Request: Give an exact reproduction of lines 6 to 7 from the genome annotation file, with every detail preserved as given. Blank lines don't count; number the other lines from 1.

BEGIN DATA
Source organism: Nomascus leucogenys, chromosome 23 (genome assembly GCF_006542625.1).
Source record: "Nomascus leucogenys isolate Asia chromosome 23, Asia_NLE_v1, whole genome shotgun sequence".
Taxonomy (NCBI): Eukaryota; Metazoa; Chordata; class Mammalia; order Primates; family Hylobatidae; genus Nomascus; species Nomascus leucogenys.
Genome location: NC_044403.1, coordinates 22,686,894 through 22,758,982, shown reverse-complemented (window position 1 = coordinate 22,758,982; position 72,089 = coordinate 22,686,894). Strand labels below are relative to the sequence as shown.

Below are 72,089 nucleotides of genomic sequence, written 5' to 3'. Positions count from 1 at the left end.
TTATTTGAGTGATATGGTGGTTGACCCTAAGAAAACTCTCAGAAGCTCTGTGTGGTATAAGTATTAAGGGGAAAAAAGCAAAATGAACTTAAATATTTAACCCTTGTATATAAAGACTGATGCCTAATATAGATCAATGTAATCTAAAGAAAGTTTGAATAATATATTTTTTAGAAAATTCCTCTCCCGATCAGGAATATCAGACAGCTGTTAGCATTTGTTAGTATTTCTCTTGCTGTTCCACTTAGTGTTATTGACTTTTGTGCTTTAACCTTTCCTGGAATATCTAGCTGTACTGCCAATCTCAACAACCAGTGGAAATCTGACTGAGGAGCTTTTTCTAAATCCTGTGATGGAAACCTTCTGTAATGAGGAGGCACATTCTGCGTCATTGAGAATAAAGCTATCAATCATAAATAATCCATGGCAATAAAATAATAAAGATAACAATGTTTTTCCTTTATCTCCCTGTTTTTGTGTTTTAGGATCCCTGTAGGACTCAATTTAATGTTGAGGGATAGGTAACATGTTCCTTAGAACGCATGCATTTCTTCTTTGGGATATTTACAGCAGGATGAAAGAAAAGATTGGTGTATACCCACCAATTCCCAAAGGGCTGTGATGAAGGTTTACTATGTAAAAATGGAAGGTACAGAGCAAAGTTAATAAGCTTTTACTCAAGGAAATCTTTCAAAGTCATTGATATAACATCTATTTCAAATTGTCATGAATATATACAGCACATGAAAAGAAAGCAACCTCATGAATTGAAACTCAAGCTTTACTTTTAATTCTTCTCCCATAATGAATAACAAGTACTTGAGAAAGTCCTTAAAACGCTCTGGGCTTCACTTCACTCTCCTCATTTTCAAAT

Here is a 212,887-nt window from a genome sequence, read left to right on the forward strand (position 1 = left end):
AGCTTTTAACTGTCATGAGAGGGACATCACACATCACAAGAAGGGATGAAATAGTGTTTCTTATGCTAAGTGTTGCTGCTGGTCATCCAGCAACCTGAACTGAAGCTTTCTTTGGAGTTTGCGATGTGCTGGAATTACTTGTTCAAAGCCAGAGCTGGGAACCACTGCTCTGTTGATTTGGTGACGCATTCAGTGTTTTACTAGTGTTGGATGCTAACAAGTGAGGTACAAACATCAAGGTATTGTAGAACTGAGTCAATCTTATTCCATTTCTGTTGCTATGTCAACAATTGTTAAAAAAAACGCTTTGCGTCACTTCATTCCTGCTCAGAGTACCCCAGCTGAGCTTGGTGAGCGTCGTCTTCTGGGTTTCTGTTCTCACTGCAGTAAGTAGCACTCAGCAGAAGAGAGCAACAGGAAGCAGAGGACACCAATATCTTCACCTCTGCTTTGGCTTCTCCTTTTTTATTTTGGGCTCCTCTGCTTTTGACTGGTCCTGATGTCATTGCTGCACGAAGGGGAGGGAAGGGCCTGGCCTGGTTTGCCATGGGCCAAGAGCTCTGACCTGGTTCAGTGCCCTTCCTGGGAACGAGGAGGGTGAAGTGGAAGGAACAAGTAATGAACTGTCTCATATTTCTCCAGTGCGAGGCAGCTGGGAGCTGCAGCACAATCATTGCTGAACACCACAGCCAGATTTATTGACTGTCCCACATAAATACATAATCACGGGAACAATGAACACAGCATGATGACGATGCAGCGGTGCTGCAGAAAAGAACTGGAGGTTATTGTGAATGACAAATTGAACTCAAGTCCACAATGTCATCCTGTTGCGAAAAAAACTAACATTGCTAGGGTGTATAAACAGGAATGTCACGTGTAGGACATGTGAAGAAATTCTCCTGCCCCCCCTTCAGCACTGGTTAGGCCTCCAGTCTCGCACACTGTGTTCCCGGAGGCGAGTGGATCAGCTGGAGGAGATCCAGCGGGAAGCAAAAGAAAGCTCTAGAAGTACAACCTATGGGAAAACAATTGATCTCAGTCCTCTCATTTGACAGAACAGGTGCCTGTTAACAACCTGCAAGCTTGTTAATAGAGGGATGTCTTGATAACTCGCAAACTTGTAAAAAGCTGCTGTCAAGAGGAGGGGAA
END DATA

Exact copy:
TTATTTGAGTGATATGGTGGTTGACCCTAAGAAAACTCTCAGAAGCTCTGTGTGGTATAAGTATTAAGGGGAAAAAAGCAAAATGAACTTAAATATTTAACCCTTGTATATAAAGACTGATGCCTAATATAGATCAATGTAATCTAAAGAAAGTTTGAATAATATATTTTTTAGAAAATTCCTCTCCCGATCAGGAATATCAGACAGCTGTTAGCATTTGTTAGTATTTCTCTTGCTGTTCCACTTAGTGTTATTGACTTTTGTGCTTTAACCTTTCCTGGAATATCTAGCTGTACTGCCAATCTCAACAACCAGTGGAAATCTGACTGAGGAGCTTTTTCTAAATCCTGTGATGGAAACCTTCTGTAATGAGGAGGCACATTCTGCGTCATTGAGAATAAAGCTATCAATCATAAATAATCCATGGCAATAAAATAATAAAGATAACAATGTTTTTCCTTTATCTCCCTGTTTTTGTGTTTTAGGATCCCTGTAGGACTCAATTTAATGTTGAGGGATAGGTAACATGTTCCTTAGAACGCATGCATTTCTTCTTTGGGATATTTACAGCAGGATGAAAGAAAAGATTGGTGTATACCCACCAATTCCCAAAGGGCTGTGATGAAGGTTTACTATGTAAAAATGGAAGGTACAGAGCAAAGTTAATAAGCTTTTACTCAAGGAAATCTTTCAAAGTCATTGATATAACATCTATTTCAAATTGTCATGAATATATACAGCACATGAAAAGAAAGCAACCTCATGAATTGAAACTCAAGCTTTACTTTTAATTCTTCTCCCATAATGAATAACAAGTACTTGAGAAAGTCCTTAAAACGCTCTGGGCTTCACTTCACTCTCCTCATTTTCAAAT

Here is a 212,887-nt window from a genome sequence, read left to right on the forward strand (position 1 = left end):